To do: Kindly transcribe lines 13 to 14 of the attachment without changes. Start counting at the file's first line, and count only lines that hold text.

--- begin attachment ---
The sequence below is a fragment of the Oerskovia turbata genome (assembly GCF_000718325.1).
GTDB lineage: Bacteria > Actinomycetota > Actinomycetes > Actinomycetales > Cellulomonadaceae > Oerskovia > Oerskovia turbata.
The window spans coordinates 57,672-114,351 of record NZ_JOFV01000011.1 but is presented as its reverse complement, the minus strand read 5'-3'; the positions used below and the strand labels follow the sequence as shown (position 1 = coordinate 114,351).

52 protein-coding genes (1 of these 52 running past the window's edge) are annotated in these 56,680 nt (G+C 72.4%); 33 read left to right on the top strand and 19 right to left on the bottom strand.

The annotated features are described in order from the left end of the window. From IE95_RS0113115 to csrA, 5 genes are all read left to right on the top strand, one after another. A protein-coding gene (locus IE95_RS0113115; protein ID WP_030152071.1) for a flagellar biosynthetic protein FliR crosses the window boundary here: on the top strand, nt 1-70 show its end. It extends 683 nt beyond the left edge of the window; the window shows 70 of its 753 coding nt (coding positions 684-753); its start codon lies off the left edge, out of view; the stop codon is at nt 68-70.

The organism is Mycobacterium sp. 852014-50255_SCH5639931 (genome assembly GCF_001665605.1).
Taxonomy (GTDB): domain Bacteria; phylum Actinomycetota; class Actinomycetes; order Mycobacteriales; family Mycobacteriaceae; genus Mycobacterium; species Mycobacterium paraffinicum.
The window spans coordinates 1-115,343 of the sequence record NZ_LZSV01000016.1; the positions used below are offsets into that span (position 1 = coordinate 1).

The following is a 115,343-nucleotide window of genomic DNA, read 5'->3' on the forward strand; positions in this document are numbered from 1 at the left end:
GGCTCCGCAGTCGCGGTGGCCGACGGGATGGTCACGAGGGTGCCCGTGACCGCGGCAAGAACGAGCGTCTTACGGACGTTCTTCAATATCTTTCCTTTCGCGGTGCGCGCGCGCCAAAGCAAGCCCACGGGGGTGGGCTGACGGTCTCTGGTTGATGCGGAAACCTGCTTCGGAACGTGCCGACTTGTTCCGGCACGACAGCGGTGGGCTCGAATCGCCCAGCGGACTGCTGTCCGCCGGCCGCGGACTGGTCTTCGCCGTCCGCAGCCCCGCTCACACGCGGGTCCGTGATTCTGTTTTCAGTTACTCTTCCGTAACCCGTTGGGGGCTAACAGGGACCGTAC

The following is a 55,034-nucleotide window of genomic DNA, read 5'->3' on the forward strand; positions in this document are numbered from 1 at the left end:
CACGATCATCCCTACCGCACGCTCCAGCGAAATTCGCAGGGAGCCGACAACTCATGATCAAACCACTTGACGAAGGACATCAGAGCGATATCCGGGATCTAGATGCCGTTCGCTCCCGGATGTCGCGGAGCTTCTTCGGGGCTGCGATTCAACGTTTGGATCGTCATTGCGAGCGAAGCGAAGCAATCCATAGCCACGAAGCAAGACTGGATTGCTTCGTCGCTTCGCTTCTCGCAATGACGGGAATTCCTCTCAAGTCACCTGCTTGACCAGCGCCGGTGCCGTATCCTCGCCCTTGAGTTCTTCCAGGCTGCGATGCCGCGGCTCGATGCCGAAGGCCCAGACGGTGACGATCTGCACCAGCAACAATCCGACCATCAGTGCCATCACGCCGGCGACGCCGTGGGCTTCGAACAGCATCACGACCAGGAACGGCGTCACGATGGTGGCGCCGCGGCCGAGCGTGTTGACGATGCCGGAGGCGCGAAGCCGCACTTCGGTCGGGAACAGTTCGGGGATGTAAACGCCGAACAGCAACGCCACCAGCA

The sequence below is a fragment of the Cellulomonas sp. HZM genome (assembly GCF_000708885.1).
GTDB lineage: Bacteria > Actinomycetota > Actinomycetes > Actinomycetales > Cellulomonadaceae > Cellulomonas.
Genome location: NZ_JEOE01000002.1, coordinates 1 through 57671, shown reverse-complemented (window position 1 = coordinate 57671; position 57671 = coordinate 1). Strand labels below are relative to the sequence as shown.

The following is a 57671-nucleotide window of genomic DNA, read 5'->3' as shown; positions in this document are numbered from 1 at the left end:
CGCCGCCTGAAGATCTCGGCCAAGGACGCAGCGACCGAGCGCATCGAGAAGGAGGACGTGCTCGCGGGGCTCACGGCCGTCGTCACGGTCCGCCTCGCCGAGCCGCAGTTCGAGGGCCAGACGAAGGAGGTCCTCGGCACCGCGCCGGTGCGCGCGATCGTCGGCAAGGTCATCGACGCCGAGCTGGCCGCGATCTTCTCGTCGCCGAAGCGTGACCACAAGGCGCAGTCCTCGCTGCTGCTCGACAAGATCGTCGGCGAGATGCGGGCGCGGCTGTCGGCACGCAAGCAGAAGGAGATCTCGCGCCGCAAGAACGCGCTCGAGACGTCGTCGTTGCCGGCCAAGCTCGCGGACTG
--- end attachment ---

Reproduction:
The sequence below is a fragment of the Cellulomonas sp. HZM genome (assembly GCF_000708885.1).
GTDB lineage: Bacteria > Actinomycetota > Actinomycetes > Actinomycetales > Cellulomonadaceae > Cellulomonas.